You may have already heard about a new Twitter hashtag that’s making national news: disgruntled kids are taking photos of their unappetizing school lunches and sharing them on Twitter with a sarcastic #thanksmichelleobama. A recent Buzz Feed post about the trend has already received an astonishing two million views.
Some of the photos shared by students are indeed stomach-turning. This one in particular has received a lot of attention, for obvious reasons:
I have a few things to say about all this:
- First, a word to the kids tweeting these photos. Um, guys, you know Michelle Obama’s not actually in your school kitchen, right? The First Lady supports common sense nutrition standards, like “kids need more fruits and vegetables,” but she has nothing to do with school menus (that would be your district) and she’s never instructed anyone to put disgusting glop on your tray. Whoever prepared the travesty pictured above probably should be publicly shamed — but that person isn’t Michelle Obama.
- This isn’t the first time photos of unappetizing school food have gone viral; last year I wrote a post (“School Food Gets Its Close-Up, But Is It a Fair One?”) about another, similar campaign. Kids griping about school food is a time-honored tradition that’s likely been going on for as long as we’ve had school food, and certainly well before we had cell phones, but that doesn’t mean all school meals are bad. In fact, some are pretty great.
- As I wrote in the post mentioned above, if you’re using a cell phone camera to make food look as disgusting as possible, you’re likely to succeed. Even when I use my cell phone camera to make food look good, I sometimes fail miserably. Here’s an Indian dinner I once cooked for my family including chana masala, whole wheat naan, homemade raita and chutney:
You’ll have to take my word for it when I say this meal was delicious, but I’m guessing few of you would want to try it based on this photo. And you can imagine how much worse this nutritious, home-cooked and mostly organic meal would have looked slopped onto a styrofoam tray and photographed under a cafeteria’s fluorescent lights, especially if the photographer were trying to make it look terrible.
- Here’s another example. This #thanksmichelleobama photo appeared in the New York Daily News and many other outlets and, at first glance, it looks awful.
But if you take a minute, you’ll realize you’re looking at some pretty benign refried beans with melted cheese, next to a tortilla. I happen to live in Tex-Mex country and can tell you that no extreme close-up of refried beans (especially when served with an ice-cream scoop) is ever going to look much better than that.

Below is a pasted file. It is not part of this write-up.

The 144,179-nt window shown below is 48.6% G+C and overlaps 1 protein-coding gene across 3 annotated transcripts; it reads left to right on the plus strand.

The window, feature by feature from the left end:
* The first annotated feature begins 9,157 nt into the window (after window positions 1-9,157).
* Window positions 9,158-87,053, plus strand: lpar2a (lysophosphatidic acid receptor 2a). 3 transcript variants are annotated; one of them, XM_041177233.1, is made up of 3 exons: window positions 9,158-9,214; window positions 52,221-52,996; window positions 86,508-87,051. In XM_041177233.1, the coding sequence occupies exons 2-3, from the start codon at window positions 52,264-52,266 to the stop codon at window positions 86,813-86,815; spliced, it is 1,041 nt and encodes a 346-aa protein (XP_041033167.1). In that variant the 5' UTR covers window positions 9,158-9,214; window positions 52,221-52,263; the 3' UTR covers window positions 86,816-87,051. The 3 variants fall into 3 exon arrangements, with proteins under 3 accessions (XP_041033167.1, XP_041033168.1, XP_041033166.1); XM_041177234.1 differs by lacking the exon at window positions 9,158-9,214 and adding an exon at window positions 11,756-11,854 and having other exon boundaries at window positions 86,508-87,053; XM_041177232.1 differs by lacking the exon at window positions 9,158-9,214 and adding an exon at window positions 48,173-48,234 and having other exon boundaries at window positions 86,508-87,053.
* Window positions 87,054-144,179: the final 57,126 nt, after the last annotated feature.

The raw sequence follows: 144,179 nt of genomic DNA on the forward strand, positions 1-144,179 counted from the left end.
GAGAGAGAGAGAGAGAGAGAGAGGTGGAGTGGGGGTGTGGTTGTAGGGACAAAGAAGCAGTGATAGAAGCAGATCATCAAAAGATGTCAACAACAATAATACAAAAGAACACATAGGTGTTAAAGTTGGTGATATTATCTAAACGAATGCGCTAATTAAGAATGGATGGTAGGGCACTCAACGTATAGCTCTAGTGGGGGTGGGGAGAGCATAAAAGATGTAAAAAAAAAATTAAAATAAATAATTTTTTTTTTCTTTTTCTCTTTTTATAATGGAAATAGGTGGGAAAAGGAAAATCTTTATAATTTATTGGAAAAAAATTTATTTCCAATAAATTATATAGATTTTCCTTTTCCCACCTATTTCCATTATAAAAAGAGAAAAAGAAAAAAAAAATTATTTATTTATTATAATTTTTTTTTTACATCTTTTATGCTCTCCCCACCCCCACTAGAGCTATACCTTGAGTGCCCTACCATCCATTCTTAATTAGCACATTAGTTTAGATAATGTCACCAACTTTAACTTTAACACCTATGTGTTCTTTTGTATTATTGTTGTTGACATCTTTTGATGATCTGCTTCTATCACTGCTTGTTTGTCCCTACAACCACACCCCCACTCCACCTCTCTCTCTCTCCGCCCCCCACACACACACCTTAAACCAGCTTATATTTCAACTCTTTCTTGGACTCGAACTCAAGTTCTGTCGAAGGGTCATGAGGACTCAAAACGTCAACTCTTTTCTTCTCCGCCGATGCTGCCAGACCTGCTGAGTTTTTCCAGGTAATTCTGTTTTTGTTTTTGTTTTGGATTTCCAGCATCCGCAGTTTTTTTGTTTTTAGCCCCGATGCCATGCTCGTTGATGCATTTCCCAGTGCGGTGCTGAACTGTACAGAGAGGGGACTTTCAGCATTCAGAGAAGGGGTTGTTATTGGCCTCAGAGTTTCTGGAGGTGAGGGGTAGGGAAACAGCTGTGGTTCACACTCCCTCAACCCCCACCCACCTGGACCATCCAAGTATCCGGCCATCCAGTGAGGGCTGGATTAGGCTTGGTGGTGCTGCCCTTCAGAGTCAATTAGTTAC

- But what annoys me most about the #thanksmichelleobama hashtag is how, predictably, it’s been seized upon by some on the political right in their never-ending campaign to demonize the First Lady for – gasp! – supporting science-based nutritional standards for school food. These standards were not her creation; rather, they were recommended by the Institute of Medicine (IOM) and are considered the “gold standard for evidence-based health analysis.” And, by the way, when Congress authorized the USDA to improve school food (which led the USDA to commission the IOM report), the sitting president at the time wasn’t Democrat Barack Obama. It was Republican George W. Bush.
Now let me tell you why I’m saying, without a trace of sarcasm and with profound gratitude, #Thanks4RealMichelleObama:
- In 2010, Congress passed the most sweeping overhaul of school food in decades, the Healthy, Hunger-Free Kids Act (HHFKA). That landmark event might not have happened without the First Lady’s determined and vocal support of the law in the months leading up to its passage.
- Under the HHFKA, kids are now being served less sodium, fat and sugar and more whole grains, fruits and vegetables, all of which is consistent with those IOM recommendations. Those changes are critical if this and future generations are to reverse current trends toward obesity and diet-related disease.
- According to Agriculture Secretary Tom Vilsack, “Our nation’s schools and schoolchildren are thriving under the new standards. School lunch revenue is up.”
- A recent Harvard School of Public Health study showed that kids are now eating 16 percent more vegetables and 23 percent more fruit at lunch — and that figure is likely to go up significantly as the new standards become more familiar to students over time.
- A peer-reviewed study in Childhood Obesity found that, after initial complaints, kids now actually like the healthier school food. It also found that among socioeconomically disadvantaged schools (where school meals are of obvious, critical importance), administrators perceived that “more students were buying lunch and that students were eating more of the meal than in the previous year.”
- Under the HHFKA’s direct certification and community eligibility provisions, more economically disadvantaged kids than ever now have easy access to school food, which for many is their primary source of daily nutrition.
If you’re a Twitter user and agree that these significant accomplishments are worthy of some gratitude, please click here to automatically send this message to the First Lady, or use my hashtag #Thanks4RealMichelleObama with your own text:
Thanks @FLOTUS for championing healthier school food for all kids! http://ctt.ec/X418t+ #Thanks4RealMichelleObama #thanksmichelleobama
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